Even before we docked at Balboa Port, we could see the ships waiting at sea for their turn to cross the Panama Canal.
Our morning tour took us to the BioMuseo and the Smithsonian Tropical Research Institute Punta Culebra Nature Center, both located on the Amador Causeway in the former Canal Zone, just a few minutes from our docking spot. As we drove there, we passed what I thought was a parking lot – the cars and trucks there were waiting for drivers to take them across the Isthmus because it was cheaper to unload them, have someone drive them across, and put them back on a ship than to pay the freight to send them through the canal! I wonder if the odometers get reset?
The BioMuseo was designed by Frank Gehry – inside, we learned about Panama’s natural history and its amazingly diverse wildlife.
The best part of the BioMuseo was spending time in the gardens outside, seeing the biodiversity in the real world.
And we couldn’t forget why we were in Panama – to explore connections, like the Bridge of the Americas, which connects North and South America over the Panama Canal, which connects the Atlantic and Paciifc Oceans.
Punta Culebra Nature Center (Smithsonian Tropical Research Institute)
We got back on the bus and drove to the Nature Center – the Smithsonian was one of the groups on the tour, and the Director of STRI was one of the expert lecturers, so we were treated very well indeed!
We could see the remains of the old quarantine station (for yellow fever) just offshore.
When Noriega was the dictator of Panama, he used the aquarium here as a lounge – the bar is still here (but there was no beer to be had on the day we visited).
And of course, there was nature in profusion, like two-toed sloths
and a beautiful bird
and sea stars and sea cucumbers
and one BIG iguana!
Casco Viejo (San Felipe)
After lunch on the ship, we returned to the bus for a walking and shopping tour of the old city. John Meffert from the National Trust was our leader – we’ve traveled with John many times (in fact, we chose this trip because he was going to be the Trust’s leader), so we knew we were in good hands.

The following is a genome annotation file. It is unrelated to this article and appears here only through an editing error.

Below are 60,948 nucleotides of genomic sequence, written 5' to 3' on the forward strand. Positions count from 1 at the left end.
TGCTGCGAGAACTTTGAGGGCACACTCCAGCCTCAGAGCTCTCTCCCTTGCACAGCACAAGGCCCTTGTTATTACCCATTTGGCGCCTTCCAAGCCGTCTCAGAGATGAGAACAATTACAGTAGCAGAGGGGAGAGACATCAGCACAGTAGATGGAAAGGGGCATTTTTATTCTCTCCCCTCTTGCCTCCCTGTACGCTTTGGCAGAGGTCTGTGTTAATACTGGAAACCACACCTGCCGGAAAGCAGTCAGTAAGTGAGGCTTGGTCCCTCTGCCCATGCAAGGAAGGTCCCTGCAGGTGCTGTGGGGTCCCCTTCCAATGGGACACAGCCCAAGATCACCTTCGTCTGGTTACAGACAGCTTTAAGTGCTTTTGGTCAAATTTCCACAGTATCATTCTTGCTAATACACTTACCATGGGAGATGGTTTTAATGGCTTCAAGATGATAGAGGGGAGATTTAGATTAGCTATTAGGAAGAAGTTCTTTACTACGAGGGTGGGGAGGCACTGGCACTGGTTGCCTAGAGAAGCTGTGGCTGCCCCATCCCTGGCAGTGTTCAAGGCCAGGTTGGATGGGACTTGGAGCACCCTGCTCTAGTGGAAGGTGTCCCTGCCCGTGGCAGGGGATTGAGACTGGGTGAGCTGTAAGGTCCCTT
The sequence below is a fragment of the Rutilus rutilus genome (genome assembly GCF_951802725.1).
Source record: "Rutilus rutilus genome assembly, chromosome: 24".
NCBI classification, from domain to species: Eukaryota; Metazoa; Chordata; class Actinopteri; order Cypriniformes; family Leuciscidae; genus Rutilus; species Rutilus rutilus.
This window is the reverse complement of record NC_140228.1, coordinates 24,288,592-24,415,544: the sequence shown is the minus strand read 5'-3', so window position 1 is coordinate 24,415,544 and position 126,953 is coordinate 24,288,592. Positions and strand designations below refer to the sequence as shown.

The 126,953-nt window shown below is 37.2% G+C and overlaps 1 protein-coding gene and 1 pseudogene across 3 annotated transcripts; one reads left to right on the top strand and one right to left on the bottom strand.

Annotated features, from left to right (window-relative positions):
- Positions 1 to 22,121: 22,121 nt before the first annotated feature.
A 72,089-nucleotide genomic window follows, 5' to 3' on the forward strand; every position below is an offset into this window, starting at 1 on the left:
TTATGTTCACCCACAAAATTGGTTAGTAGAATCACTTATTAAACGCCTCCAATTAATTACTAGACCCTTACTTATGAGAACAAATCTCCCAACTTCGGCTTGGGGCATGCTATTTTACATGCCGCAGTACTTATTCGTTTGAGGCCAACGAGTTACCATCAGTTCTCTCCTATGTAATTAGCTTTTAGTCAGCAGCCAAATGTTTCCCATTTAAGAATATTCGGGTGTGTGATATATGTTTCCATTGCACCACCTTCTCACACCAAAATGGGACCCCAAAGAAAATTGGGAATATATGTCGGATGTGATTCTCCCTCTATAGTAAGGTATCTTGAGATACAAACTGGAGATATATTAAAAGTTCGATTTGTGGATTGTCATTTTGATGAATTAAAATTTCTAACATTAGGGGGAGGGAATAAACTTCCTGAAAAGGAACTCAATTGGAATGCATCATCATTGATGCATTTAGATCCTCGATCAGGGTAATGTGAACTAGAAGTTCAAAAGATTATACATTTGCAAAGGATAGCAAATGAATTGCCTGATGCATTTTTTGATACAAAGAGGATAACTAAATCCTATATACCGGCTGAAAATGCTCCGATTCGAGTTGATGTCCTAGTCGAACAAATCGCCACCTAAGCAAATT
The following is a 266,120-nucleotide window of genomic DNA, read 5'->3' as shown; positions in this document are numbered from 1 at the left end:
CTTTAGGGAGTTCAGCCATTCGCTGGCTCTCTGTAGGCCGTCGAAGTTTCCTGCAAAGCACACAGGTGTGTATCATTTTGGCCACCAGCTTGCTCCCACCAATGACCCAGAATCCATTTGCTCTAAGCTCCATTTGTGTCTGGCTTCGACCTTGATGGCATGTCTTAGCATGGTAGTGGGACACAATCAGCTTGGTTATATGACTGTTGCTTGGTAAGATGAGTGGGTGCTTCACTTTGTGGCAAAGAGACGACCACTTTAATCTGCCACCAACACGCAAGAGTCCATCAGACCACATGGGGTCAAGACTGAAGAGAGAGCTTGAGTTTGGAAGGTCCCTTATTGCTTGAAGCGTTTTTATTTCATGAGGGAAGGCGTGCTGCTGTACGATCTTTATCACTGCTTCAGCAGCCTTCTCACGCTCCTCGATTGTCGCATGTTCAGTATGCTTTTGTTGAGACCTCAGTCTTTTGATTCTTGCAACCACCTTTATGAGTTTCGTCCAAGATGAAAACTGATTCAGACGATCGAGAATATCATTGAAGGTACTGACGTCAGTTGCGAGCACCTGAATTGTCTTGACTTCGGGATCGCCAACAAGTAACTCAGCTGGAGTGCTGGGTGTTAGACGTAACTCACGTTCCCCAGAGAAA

There’s a lot of construction going on in the old city – gentrification in some places, just maintenance in others.
John pointed out the sign offering “free entry” at the front of La Mayor – and explained that it was a brothel. Entry might be free, but….
We continued on to the Church of the Sisters of Mercy.
There’s an altar to Saint Hedwig inside – Panamaians pray for her intercession in their housing needs, and when their prayers are answered, they place a minature house on her altar. She must be good at interceding!
Gentrification and renovation are happening at a brisk pace, so you can see the new and the rather old side-by-side.
We stopped at Mosaico chocolate shop, which occupies the building which was the home of Tomás Arias, one of the founders of the Republic of Panama. The chocolate was excellent.
We wandered around the old city for a few more hours; many people, including Diane, bought Panama hats, but I didn’t need one – they’re actually made in Ecuador, and I’d bought one there in 2018.
We returned to the ship for trivia, dinner, and a show (“Frida”, about Frida Kahlo, told through dance and song). The docks stayed busy with ships making Canal transits; we would join them tomorrow.